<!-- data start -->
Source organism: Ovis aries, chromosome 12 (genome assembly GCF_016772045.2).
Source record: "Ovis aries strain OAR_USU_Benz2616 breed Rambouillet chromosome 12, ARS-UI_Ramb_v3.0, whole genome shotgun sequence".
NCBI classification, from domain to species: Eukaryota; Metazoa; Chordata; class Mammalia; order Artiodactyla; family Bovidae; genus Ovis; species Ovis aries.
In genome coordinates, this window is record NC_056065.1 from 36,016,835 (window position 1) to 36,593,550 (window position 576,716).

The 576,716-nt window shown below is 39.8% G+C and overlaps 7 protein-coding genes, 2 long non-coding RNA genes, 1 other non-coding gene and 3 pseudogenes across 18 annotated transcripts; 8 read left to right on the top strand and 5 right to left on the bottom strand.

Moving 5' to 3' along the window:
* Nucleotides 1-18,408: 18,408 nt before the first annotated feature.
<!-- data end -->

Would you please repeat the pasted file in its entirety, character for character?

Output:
Source organism: Ovis aries, chromosome 12 (genome assembly GCF_016772045.2).
Source record: "Ovis aries strain OAR_USU_Benz2616 breed Rambouillet chromosome 12, ARS-UI_Ramb_v3.0, whole genome shotgun sequence".
NCBI classification, from domain to species: Eukaryota; Metazoa; Chordata; class Mammalia; order Artiodactyla; family Bovidae; genus Ovis; species Ovis aries.
In genome coordinates, this window is record NC_056065.1 from 36,016,835 (window position 1) to 36,593,550 (window position 576,716).

The 576,716-nt window shown below is 39.8% G+C and overlaps 7 protein-coding genes, 2 long non-coding RNA genes, 1 other non-coding gene and 3 pseudogenes across 18 annotated transcripts; 8 read left to right on the top strand and 5 right to left on the bottom strand.

Moving 5' to 3' along the window:
* Nucleotides 1-18,408: 18,408 nt before the first annotated feature.